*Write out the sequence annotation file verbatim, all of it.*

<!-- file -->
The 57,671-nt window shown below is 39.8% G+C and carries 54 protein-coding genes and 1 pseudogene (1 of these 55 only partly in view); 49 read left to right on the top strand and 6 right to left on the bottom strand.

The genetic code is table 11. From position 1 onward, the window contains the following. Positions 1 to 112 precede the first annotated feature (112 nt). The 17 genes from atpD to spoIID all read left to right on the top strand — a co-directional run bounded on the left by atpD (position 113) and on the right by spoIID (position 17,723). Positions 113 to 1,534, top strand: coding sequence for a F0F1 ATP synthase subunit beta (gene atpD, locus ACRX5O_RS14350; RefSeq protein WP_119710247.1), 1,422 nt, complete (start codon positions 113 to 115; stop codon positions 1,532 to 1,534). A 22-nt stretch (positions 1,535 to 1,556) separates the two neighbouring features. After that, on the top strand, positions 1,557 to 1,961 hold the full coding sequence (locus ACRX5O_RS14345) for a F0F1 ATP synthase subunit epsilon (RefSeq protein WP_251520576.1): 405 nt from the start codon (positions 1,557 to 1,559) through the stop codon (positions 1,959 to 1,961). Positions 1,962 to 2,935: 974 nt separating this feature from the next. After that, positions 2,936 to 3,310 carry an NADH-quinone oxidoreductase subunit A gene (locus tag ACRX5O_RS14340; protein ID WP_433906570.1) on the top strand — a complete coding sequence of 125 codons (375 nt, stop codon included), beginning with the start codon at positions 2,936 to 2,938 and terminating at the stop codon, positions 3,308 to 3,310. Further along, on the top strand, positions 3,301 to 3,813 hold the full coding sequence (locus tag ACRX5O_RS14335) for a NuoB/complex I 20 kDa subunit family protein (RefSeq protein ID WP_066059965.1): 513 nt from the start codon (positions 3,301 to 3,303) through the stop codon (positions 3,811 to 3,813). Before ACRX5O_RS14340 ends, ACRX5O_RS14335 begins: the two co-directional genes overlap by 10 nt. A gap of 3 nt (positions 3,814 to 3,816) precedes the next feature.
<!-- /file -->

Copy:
The 57,671-nt window shown below is 39.8% G+C and carries 54 protein-coding genes and 1 pseudogene (1 of these 55 only partly in view); 49 read left to right on the top strand and 6 right to left on the bottom strand.

The genetic code is table 11. From position 1 onward, the window contains the following. Positions 1 to 112 precede the first annotated feature (112 nt). The 17 genes from atpD to spoIID all read left to right on the top strand — a co-directional run bounded on the left by atpD (position 113) and on the right by spoIID (position 17,723). Positions 113 to 1,534, top strand: coding sequence for a F0F1 ATP synthase subunit beta (gene atpD, locus ACRX5O_RS14350; RefSeq protein WP_119710247.1), 1,422 nt, complete (start codon positions 113 to 115; stop codon positions 1,532 to 1,534). A 22-nt stretch (positions 1,535 to 1,556) separates the two neighbouring features. After that, on the top strand, positions 1,557 to 1,961 hold the full coding sequence (locus ACRX5O_RS14345) for a F0F1 ATP synthase subunit epsilon (RefSeq protein WP_251520576.1): 405 nt from the start codon (positions 1,557 to 1,559) through the stop codon (positions 1,959 to 1,961). Positions 1,962 to 2,935: 974 nt separating this feature from the next. After that, positions 2,936 to 3,310 carry an NADH-quinone oxidoreductase subunit A gene (locus tag ACRX5O_RS14340; protein ID WP_433906570.1) on the top strand — a complete coding sequence of 125 codons (375 nt, stop codon included), beginning with the start codon at positions 2,936 to 2,938 and terminating at the stop codon, positions 3,308 to 3,310. Further along, on the top strand, positions 3,301 to 3,813 hold the full coding sequence (locus tag ACRX5O_RS14335) for a NuoB/complex I 20 kDa subunit family protein (RefSeq protein ID WP_066059965.1): 513 nt from the start codon (positions 3,301 to 3,303) through the stop codon (positions 3,811 to 3,813). Before ACRX5O_RS14340 ends, ACRX5O_RS14335 begins: the two co-directional genes overlap by 10 nt. A gap of 3 nt (positions 3,814 to 3,816) precedes the next feature.